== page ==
Brand Journalism?

Stephanie Howard (Leo Alliance, Inc.) sends me this clip from AdAge:

NEW YORK ( — Declaring that mass marketing no longer works and that “no single ad tells the whole story,” Larry Light, McDonald Corp.’s chief marketing officer, said McDonald’s has adopted a new marketing technique that he dubbed “brand journalism.”

Speaking at the AdWatch: Outlook 2004 conference at the New York Sheraton Hotel and Towers, Mr. Light described the concept as one marking “the end of brand positioning as we know it.” He went on to say that effective marketing should use many stories rather than employing one message to reach everyone. In effect, he declared that McDonald’s was abandoning the universal message concept.

“Any single ad, commercial or promotion is not a summary of our strategy. It’s not representative of the brand message,” he said. “We don’t need one big execution of a big idea. We need one big idea that can be used in a multidimensional, multilayered and multifaceted way.”

He went on to define brand journalism, which he also referred to as a brand narrative or brand chronicle, as a way to record “what happens to a brand in the world,” and create ad communications that, over time, can tell a whole story of a brand.

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My take? Yay for Larry for realizing that monthilic marketing is broken.

I worry, though, about two things:

1. changing the marketing without changing the underpinnings of the business is almost always a bad strategy. If all the people, the systems, the real estate, the factories and the menus are organized around monolithic marketing, slapping a little brand journalism on top isn’t going to work awfully well.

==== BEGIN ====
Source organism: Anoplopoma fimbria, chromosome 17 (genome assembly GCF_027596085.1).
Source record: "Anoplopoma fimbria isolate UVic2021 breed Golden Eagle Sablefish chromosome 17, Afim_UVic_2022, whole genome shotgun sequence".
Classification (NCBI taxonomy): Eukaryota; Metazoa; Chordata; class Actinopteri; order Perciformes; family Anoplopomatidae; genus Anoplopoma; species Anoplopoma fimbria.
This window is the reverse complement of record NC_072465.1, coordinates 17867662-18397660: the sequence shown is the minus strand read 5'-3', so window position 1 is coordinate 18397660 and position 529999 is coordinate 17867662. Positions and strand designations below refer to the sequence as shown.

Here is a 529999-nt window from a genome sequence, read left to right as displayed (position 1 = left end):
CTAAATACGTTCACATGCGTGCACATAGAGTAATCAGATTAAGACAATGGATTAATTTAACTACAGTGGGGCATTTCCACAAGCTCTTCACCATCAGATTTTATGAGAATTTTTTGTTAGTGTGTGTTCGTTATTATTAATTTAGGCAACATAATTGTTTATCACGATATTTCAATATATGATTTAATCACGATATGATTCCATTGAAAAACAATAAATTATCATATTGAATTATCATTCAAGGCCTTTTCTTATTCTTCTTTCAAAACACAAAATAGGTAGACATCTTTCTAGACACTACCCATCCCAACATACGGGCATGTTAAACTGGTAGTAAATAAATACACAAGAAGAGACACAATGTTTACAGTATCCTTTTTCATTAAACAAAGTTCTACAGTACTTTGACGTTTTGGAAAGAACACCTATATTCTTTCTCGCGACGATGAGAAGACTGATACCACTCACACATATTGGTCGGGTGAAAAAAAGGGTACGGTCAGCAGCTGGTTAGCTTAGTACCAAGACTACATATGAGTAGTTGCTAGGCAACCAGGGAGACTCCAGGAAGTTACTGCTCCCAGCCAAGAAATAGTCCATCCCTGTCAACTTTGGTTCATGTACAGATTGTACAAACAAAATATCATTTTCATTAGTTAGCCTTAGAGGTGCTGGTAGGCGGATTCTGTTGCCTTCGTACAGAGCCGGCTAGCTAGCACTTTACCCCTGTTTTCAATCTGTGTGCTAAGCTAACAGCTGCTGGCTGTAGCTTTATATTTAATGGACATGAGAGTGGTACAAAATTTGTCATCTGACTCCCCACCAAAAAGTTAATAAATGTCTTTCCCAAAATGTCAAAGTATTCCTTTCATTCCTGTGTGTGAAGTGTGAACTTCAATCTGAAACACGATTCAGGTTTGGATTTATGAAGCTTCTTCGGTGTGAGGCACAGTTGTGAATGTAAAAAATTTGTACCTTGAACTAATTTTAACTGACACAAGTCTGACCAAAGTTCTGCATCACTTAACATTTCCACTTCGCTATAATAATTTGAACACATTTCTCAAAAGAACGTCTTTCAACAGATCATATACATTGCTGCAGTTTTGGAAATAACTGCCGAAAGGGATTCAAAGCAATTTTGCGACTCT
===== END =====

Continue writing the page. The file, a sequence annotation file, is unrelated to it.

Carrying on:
2. The marketer doesn’t get to run the conversation. It’s not really brand journalism that’s happening, you see. It’s brand cocktail party! You get to set the table and invite the first batch of guests, but after that the conversation is going to happen with or without you.

I have four irreverent ideas for McDonalds:

1. Start your own brand of lightly sweetened caffeine free iced tea. 10% the sugar of Coke. 4 times the profit. A brand you can own. A way to significantly impact the health of the world. Phase out Coke. Completely.

2. Offer a free DVD of the award-winning SuperSize Me! documentary with every iced tea sold.
[no, I’m not kidding].

3. Challenge every store to offer something new and real and local and remarkable on the menu. Diversify times 100.

4. Bend over backwards to host meetups in your stores. Keep up with the free wifi. Sponsor soccer teams and girl guides and the astronomy club. Put chess tables on the placemats. Use the real estate advantage to create a place where people meet.